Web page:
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Setting up RAID 1 using Marvell SATA RAID Controller

Posted on 2012-09-09
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Hi,

I'm trying to set up a RAID 1 with 2 x 2TB Hitachi Hard Drives, using my Marvell SATA Controller, however I can't seem to get Windows to recognise the set up?

I've set up the 'Virtual Drive' using the Marvell RAID controller, which is accessed during boot up. However I couldn't see the drive(s) in Windows. I went into disk management and noticed the two drives their, they were 'unallocated', but were identified as one drive - see screen grab. I could only format one of the two drives? the other drive could not be formatted or allocated - see 2nd screen grab?

I tried formating the drives first before using the Marvell RAID controller, however this resulted in the same problem as both drives being 'unallocated'.

How do I set up these two drives in RAID 1 using the Marvel RAID controller?

SPECS:
OS: Windows 7 Pro 64bit
Mobo: Asus P9x79Pro
Disk-Manager.jpg
Disk-Manager-1.jpg
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Question by:BPro2008
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by:Jelcin
ID: 38380972
Hello,

raid 1 is redudant by taking one disk as backup thus you loose 2TB. Your Disk Array should be  only as big as one formated drive. I think you must doing something wrong in bios of the controller?
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by:pgm554
ID: 38380981
Dump the Marvell controller for RAID  and use the built in utility in W7.

It's actually faster and more reliable.

http://www.howtogeek.com/howto/36504/how-to-create-a-software-raid-array-in-windows-7/

http://kmwoley.com/blog/?p=429
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by:Jelcin
ID: 38380988
pgm554 is right onboard raid controllers are not very good.... If your Motherboard is defective you are actually doomed...
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by:David
ID: 38381019
Use the native software RAID.  it is so much better.  Marvel doesn't give you read load balancing. Software raid does.
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by:BPro2008
ID: 38381504
Hi Everyone,

Sorry I meant to write RAID 0, not RAID 1 (it was late at night, sorry). I have set up RAID 1 already using windows 7 with two other 1TB hardrives.

Is using native software RAID still better in a RAID 0 configuration??
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by:Lionel MM
ID: 38382731
RAID 0 is normally used to increase performance, although it can also be used as a way to create a large logical disk out of two or more physical ones. If either of these drives die most of the data on it could be lost because to speed up performance it writes part of a file on one drive and part of the file onto the other--as an example data bits from one file can be on two different drives and so if one fo the drives die the data is lost, unless of course you keep good backups. http://en.wikipedia.org/wiki/Raid_0#RAID_0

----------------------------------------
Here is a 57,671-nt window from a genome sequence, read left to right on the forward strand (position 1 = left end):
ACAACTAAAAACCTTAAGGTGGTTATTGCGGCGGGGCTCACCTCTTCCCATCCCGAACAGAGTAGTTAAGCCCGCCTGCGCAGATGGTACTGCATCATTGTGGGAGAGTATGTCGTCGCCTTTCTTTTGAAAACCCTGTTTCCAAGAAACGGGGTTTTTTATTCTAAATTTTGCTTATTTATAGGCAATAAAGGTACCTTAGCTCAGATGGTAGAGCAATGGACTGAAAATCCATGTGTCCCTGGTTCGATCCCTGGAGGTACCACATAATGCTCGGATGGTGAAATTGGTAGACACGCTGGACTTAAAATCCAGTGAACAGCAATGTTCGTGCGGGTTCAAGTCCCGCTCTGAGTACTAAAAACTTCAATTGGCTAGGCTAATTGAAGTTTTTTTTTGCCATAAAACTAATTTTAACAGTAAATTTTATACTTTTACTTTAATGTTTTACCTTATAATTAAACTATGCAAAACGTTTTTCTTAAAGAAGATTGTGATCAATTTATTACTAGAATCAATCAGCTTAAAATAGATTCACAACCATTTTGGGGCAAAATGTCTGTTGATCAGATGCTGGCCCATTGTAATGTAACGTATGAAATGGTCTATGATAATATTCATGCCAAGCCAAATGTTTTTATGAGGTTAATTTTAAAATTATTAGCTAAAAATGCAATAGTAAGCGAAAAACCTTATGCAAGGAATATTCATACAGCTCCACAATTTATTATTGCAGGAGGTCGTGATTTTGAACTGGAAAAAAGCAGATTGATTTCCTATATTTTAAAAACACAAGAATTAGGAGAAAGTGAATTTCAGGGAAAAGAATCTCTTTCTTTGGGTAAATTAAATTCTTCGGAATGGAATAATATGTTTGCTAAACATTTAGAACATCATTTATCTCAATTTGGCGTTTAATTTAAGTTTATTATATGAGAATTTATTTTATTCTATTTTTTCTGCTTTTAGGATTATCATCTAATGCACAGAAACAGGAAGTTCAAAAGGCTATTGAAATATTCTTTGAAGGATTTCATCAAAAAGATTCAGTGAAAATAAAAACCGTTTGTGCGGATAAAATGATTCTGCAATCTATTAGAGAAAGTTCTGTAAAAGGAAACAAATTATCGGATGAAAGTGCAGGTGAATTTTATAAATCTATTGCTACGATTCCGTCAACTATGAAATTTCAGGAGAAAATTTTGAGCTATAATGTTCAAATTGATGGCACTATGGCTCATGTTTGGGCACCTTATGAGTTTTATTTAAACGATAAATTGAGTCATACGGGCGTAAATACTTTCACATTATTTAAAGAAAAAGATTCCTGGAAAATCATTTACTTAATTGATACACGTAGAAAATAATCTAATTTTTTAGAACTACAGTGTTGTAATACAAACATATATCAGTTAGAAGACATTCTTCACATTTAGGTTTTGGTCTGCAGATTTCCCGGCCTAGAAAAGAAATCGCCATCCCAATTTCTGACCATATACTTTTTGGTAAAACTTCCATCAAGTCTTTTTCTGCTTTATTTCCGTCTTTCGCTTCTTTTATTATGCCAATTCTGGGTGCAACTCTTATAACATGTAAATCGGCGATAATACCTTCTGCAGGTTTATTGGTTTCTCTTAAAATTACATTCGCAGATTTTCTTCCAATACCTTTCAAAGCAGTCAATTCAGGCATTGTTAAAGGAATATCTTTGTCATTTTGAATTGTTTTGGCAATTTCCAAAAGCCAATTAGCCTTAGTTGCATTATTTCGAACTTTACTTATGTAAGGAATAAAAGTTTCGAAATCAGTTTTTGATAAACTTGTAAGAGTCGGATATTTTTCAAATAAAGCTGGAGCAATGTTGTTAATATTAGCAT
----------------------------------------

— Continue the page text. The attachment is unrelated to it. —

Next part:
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David earned 2000 total points
ID: 38382770
RAID0 improves performance on some benchmarks, at the expense of hurting performance on other benchmarks.   Unless your PC is doing video streaming then realistically RAID0 is a BAD choice.

The Marvell controller is crap. It is a $2.00 controller and all the work is done by a dumb device driver that is incapable of supporting SSDs, or even balance I/O requests so that both drives work concurrently.  Don't enable it.  

Windows 7 native software RAID1 does load balancing.  Read I/Os are balanced so each disk does half of the work in a perfect world.  That means whatever disk can process the read request the fastest does it, freeing up the other HDD to satisfy other I/O requests at the same time.  (Meaning read I/O performance is twice as fast best case scenario, real-world maybe 70% faster most of the time)

On writes, you are no worse off.  RAID0, 1, and 10 have no measurable I/O overhead in terms of CPU or anything else.  The only time it makes sense to use one of these fake raid controllers is if your O/S has no support for host-based RAID and you want to boot a RAID0 that spans 2 disks.
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by:BPro2008
ID: 38383199
lionelum - thankyou, however I'm already aware of what a RAID 0 is.

dlethe - ok, thankyou for this information. The reason I was going for RAID 0 configuration is for greater throughput or performance in rendering video files. I've set up my system for video editing purposes, specifically Full HD footage.

I have an SSD dedicated drive for my OS, 2 x 1TB drives set up in RAID 1 for personal files (music, docs, exported projects) for redundancy and I wanted to set up 2 x 2TB hard drives in RAID 0 configuartion for rendering video files. Although I will be backing up all drives using external drives and Acronis software the files on the 'RAID 0' aren't permanent files. So if I lose them, due to one drive failing, it will not be the end of the world.

Based on this information my understanding would be to use the Windows 7 native software to strip two drives together in a RAID 0 array to get better performance in rendering large video files. In your opinion is this worth it? I.e. will I see a faster enough performance to justify this set up?
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by:pgm554
ID: 39771516
I pointed out before dieth that the controller in question was suspect and recommended the use of the windows raid.

To accept his answer as the only correct one  is my objection.
splitting points is OK,but my answer was first and essentially just as helpful.
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by:David
ID: 39771542
I agree, splitting points is appropriate.
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